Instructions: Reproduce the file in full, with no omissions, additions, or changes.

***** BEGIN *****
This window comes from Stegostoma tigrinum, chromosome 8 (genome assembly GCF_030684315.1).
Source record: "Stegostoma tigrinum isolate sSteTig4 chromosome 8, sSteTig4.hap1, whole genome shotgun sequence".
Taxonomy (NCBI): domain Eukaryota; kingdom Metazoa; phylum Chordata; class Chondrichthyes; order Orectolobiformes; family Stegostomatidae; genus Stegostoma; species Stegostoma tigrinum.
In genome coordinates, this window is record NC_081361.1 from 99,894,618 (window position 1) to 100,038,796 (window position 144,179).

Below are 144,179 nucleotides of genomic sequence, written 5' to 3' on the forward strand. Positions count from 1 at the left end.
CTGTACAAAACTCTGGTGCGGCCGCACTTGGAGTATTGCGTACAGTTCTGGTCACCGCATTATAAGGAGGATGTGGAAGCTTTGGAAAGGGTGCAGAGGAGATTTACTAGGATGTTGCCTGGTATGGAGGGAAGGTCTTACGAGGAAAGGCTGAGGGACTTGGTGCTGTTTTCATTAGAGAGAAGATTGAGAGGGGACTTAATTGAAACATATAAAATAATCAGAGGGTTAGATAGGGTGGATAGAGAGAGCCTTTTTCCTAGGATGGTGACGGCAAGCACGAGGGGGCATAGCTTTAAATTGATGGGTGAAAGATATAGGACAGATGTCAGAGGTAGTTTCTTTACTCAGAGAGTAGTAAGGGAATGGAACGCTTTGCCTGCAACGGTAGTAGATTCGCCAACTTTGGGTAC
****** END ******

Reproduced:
This window comes from Stegostoma tigrinum, chromosome 8 (genome assembly GCF_030684315.1).
Source record: "Stegostoma tigrinum isolate sSteTig4 chromosome 8, sSteTig4.hap1, whole genome shotgun sequence".
Taxonomy (NCBI): domain Eukaryota; kingdom Metazoa; phylum Chordata; class Chondrichthyes; order Orectolobiformes; family Stegostomatidae; genus Stegostoma; species Stegostoma tigrinum.
In genome coordinates, this window is record NC_081361.1 from 99,894,618 (window position 1) to 100,038,796 (window position 144,179).

Below are 144,179 nucleotides of genomic sequence, written 5' to 3' on the forward strand. Positions count from 1 at the left end.
CTGTACAAAACTCTGGTGCGGCCGCACTTGGAGTATTGCGTACAGTTCTGGTCACCGCATTATAAGGAGGATGTGGAAGCTTTGGAAAGGGTGCAGAGGAGATTTACTAGGATGTTGCCTGGTATGGAGGGAAGGTCTTACGAGGAAAGGCTGAGGGACTTGGTGCTGTTTTCATTAGAGAGAAGATTGAGAGGGGACTTAATTGAAACATATAAAATAATCAGAGGGTTAGATAGGGTGGATAGAGAGAGCCTTTTTCCTAGGATGGTGACGGCAAGCACGAGGGGGCATAGCTTTAAATTGATGGGTGAAAGATATAGGACAGATGTCAGAGGTAGTTTCTTTACTCAGAGAGTAGTAAGGGAATGGAACGCTTTGCCTGCAACGGTAGTAGATTCGCCAACTTTGGGTAC